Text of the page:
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Biochim Biophys Acta. 2013 Jan;1829(1):29-38. doi: 10.1016/j.bbagrm.2012.08.006. Epub 2012 Sep 6.

Single-molecule studies of RNAPII elongation.

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Department of Applied Physics, Stanford University, Stanford, CA 94305, USA.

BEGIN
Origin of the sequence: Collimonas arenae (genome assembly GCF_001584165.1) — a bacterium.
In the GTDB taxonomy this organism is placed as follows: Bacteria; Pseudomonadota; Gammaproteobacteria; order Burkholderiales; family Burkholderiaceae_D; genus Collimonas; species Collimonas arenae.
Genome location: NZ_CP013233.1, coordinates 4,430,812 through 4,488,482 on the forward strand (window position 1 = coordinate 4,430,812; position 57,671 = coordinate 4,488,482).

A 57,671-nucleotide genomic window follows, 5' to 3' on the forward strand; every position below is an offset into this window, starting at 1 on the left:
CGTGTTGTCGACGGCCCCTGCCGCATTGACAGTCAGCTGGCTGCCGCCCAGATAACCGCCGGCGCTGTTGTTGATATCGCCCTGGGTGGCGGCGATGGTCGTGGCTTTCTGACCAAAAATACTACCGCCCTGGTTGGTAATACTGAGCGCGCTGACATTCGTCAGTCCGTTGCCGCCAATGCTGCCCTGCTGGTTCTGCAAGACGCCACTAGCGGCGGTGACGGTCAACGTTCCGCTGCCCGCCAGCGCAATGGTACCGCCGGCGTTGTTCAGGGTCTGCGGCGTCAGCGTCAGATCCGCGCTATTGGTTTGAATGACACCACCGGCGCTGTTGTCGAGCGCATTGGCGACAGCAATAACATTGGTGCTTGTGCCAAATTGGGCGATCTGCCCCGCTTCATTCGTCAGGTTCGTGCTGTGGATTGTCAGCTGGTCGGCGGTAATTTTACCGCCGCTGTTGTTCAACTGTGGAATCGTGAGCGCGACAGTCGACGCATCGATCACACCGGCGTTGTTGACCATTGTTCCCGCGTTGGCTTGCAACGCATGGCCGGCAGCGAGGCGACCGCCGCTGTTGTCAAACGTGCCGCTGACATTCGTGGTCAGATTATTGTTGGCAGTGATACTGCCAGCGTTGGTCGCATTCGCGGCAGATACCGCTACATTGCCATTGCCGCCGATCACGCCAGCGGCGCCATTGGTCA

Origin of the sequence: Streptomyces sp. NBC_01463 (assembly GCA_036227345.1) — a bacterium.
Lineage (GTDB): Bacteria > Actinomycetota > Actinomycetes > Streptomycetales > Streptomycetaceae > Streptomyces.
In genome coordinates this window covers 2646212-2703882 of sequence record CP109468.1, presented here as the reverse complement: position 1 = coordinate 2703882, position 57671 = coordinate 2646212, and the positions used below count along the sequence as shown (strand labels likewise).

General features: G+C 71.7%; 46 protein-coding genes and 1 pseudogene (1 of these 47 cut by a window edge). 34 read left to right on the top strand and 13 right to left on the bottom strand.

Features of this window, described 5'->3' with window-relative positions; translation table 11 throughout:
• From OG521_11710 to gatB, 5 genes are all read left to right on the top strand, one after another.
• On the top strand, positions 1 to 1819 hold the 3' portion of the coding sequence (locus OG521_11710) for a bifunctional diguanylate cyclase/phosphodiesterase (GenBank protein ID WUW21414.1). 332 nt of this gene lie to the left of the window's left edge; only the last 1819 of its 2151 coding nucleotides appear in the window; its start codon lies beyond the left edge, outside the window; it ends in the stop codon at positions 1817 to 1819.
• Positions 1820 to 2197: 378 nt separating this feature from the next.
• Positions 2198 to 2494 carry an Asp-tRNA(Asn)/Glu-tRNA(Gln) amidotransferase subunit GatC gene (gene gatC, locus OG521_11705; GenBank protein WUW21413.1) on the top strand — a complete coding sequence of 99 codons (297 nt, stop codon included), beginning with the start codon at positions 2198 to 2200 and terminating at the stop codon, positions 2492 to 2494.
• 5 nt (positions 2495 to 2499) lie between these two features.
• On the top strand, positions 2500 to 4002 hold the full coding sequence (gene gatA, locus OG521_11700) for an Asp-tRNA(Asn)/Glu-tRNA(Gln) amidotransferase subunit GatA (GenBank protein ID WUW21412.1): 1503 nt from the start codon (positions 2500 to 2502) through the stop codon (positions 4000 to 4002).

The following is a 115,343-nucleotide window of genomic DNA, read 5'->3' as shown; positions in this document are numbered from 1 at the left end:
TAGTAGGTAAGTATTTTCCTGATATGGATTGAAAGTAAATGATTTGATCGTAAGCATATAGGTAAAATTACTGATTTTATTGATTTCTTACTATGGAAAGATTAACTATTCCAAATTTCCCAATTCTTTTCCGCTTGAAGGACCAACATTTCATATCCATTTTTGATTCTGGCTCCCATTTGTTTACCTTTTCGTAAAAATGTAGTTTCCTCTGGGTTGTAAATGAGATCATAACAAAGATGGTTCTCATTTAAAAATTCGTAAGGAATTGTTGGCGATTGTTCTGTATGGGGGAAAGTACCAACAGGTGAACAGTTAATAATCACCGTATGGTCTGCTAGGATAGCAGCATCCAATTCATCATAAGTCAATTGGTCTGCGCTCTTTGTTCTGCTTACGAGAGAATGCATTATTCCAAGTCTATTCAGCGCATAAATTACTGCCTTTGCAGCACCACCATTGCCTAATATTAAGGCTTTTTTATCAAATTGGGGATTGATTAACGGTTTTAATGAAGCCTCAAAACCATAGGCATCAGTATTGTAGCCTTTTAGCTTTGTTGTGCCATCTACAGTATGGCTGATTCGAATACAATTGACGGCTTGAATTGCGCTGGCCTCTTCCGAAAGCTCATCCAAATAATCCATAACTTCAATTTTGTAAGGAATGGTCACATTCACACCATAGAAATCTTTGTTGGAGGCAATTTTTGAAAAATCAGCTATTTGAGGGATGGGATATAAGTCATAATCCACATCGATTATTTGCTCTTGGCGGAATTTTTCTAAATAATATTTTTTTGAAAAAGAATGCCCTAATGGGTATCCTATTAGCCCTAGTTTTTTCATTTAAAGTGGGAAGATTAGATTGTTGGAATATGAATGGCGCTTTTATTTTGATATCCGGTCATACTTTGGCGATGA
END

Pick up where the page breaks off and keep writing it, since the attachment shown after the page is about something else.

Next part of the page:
Elongation, the transcriptional phase in which RNA polymerase (RNAP) moves processively along a DNA template, occurs via a fundamental enzymatic mechanism that is thought to be universally conserved among multi-subunit polymerases in all kingdoms of life. Beyond this basic mechanism, a multitude of processes are integrated into transcript elongation, among them fidelity control, gene regulatory interactions involving elongation factors, RNA splicing or processing factors, and regulatory mechanisms associated with chromatin structure. Many kinetic and molecular details of the mechanism of the nucleotide addition cycle and its regulation, however, remain elusive and generate continued interest and even controversy. Recently, single-molecule approaches have emerged as powerful tools for the study of transcription in eukaryotic organisms. Here, we review recent progress and discuss some of the unresolved questions and ongoing debates, while anticipating future developments in the field. This article is part of a Special Issue entitled: RNA Polymerase II Transcript Elongation.

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